Pictured here is the first bone discovered at the Nodwell property.
Photo by NCC

Pictured here is the first bone discovered at the Nodwell property. Photo by NCC

Twelve-year old boy finds dinosaur fossil during summer trek in Alberta’s Badlands

The find indeed marks an exciting chapter in Nathan Hrushkin’s growing fascination with palaeontology

  • Oct. 15, 2020 10:30 a.m.

A 12-year-old aspiring palaeontologist made quite the historic find during a trek through the Alberta Badlands this past summer.

The Nature Conservancy of Canada (NCC) is confirming the discovery of a dinosaur skeleton on its Nodwell property at Horseshoe Canyon, near Drumheller. Nathan Hrushkin and his father, Dion, discovered the partially exposed bones while hiking on the conservation site.

The area is located in an isolated pocket of Badlands amidst the Alberta prairies.

The geological record of the property, made visible through erosion, represents a time interval between 71 and 68 million years ago, noted a release.

In July, Nathan and Dion sent photos of their find to the Royal Tyrrell Museum, which identified that the bones belonged to a young hadrosaur, commonly known as a duck-billed dinosaur.

The find indeed marks an exciting chapter in Nathan’s growing fascination with palaeontology.

“I’ve been wanting to be a palaeontologist for six or seven years,” explained Nathan.

“I am fascinated about how bones from creatures that lived tens of millions of years ago become these fossil rocks, which are just sitting on the ground waiting to be found,” he said. “My dad and I have been visiting this property for a couple of years, hoping to find a dinosaur fossil, and we’ve seen lots of little bone fragments. This year I was exploring higher up the canyon and found about four bones,” he said.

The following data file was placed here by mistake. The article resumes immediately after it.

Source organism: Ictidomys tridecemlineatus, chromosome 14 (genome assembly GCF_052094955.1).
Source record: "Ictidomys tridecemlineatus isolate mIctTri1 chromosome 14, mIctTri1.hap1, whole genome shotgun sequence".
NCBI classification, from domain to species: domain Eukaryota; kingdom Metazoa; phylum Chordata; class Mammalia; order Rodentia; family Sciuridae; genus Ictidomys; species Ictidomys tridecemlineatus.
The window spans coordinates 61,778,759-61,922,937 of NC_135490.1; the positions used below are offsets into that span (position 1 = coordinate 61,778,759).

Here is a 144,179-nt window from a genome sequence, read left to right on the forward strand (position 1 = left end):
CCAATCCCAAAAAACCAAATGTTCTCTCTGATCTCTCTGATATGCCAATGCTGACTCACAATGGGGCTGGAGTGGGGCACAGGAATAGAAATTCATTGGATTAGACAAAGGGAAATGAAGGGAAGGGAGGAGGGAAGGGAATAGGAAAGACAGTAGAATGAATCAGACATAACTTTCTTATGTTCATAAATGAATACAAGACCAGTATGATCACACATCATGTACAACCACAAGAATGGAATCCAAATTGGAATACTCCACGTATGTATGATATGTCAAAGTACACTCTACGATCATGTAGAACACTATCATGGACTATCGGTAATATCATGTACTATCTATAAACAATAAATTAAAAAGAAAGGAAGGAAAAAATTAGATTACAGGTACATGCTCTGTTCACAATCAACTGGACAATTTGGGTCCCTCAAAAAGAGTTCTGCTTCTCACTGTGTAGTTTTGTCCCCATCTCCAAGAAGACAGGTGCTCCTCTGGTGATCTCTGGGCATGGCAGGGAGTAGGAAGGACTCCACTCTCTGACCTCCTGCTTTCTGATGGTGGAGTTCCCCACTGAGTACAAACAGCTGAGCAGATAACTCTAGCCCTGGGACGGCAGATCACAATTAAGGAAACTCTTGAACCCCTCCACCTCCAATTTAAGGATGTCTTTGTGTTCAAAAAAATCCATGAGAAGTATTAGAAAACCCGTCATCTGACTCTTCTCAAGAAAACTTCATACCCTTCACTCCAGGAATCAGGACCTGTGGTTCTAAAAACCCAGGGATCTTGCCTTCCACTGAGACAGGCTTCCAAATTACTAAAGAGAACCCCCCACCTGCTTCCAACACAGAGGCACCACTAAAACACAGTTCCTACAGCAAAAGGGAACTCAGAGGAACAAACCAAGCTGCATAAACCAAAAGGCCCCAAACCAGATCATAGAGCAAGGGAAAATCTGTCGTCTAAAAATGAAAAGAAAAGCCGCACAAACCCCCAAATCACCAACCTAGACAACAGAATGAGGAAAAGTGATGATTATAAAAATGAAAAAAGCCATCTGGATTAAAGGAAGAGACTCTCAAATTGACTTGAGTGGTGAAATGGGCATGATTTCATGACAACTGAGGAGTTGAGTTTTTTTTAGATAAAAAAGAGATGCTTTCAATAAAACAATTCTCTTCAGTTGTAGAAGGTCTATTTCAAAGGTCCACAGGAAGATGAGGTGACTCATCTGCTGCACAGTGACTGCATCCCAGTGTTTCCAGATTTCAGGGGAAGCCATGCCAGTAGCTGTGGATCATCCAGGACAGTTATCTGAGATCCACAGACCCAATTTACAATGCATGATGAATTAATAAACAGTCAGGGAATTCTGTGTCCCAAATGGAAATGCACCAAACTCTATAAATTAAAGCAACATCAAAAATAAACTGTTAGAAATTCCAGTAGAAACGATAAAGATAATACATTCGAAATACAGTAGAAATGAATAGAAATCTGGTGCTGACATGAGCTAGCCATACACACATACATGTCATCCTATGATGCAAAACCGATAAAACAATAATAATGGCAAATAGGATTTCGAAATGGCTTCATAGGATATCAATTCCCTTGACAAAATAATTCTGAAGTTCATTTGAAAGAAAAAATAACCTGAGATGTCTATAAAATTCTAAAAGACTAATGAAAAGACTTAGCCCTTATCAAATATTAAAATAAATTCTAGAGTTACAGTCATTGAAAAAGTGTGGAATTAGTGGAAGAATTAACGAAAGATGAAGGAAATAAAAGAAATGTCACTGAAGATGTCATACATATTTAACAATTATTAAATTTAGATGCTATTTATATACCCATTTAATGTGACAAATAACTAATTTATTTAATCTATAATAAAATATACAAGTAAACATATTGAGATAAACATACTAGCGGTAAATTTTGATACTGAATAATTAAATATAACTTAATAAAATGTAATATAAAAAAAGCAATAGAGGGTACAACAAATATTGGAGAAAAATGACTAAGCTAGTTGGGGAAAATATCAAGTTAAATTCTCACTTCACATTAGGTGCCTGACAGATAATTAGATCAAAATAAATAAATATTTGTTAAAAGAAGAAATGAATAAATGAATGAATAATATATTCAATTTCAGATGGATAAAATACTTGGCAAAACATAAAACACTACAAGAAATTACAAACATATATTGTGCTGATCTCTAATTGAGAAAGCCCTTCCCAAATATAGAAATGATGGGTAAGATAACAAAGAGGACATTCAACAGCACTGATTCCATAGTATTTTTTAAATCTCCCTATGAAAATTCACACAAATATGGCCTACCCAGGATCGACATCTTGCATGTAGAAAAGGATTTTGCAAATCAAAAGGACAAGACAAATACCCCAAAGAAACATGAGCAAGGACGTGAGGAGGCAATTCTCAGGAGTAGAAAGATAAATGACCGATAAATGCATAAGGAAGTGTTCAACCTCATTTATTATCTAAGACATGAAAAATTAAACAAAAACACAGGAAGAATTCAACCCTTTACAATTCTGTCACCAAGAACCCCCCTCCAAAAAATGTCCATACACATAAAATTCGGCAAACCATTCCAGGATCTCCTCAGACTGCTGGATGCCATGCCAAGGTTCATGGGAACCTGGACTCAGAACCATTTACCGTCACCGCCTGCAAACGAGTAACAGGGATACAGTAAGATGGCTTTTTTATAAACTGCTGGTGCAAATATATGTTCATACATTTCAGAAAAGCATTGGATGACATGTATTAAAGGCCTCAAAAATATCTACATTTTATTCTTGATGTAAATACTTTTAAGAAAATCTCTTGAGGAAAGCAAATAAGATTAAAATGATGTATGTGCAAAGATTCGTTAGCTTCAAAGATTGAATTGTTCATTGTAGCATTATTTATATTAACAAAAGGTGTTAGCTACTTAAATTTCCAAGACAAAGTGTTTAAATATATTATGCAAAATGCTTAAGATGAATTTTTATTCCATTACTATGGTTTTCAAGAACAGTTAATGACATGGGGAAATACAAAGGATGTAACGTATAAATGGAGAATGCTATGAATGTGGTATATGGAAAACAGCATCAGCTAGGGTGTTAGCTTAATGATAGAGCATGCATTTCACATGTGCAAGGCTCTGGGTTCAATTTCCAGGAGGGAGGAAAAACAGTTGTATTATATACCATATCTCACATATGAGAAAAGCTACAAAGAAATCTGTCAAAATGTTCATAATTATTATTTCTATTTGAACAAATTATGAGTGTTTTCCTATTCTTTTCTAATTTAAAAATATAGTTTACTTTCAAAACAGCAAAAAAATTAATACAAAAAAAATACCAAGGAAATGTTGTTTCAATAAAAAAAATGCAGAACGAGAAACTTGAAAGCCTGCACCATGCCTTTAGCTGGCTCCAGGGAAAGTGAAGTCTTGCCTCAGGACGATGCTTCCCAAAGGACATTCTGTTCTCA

“We sent pictures to the Royal Tyrrell Museum and François, the palaeontologist who replied, was able to identify one of the bones as a humerus from the photos so we knew we’d found something this time.”

Because fossil reports from the Horseshoe Canyon area are rare, the Royal Tyrrell Museum sent a team to the conservation site. There was plenty more to discover.

Since Nathan’s find, paleontologists have also uncovered between 30 and 50 bones in the canyon’s wall.

All of the bones collected belong to a single specimen, a juvenile hadrosaur approximately three or four years old.

“The Nature Conservancy of Canada is excited to be a part of this significant find,” said Bryanne Aylward, senior director of conservation with the Nature Conservancy of Canada.

“Connecting people with nature, in all its forms, is important to us, and we’re happy Nathan was able to test out his skills as a budding paleontologist on our conservation site.

“This find is a reminder that conservation is not just about protecting Canada’s landscapes for the present or the future, but also about preserving the past.”

While hadrosaurs are the most common fossils found in Alberta’s Badlands, this specimen is noteworthy because few juvenile skeletons have been recovered and also because of its location in the strata, or the rock formation.

The rock layer where this hadrosaur was found preserves few fossils, noted the release.

This hadrosaur is also highly significant because it will contribute to filling the knowledge gaps about dinosaurs from that time interval.

Numerous significant fossil discoveries are made each year by the public, and this young hadrosaur is a great example.

The Hrushkins are also a perfect example of what to do when someone discovers fossils: take photos of the bones, record their location using a GPS or Google Earth, report the find to the Royal Tyrrell Museum and, most importantly, leave the fossils undisturbed in the ground.

The latter is the most important step, as fossils are protected by law and much information is lost when they are removed from their location.

“This young hadrosaur is a very important discovery because it comes from a time interval for which we know very little about what kind of dinosaurs or animals lived in Alberta,” said François Therrien, curator of Dinosaur Palaeoecology at the Royal Tyrrell Museum of Palaeontology.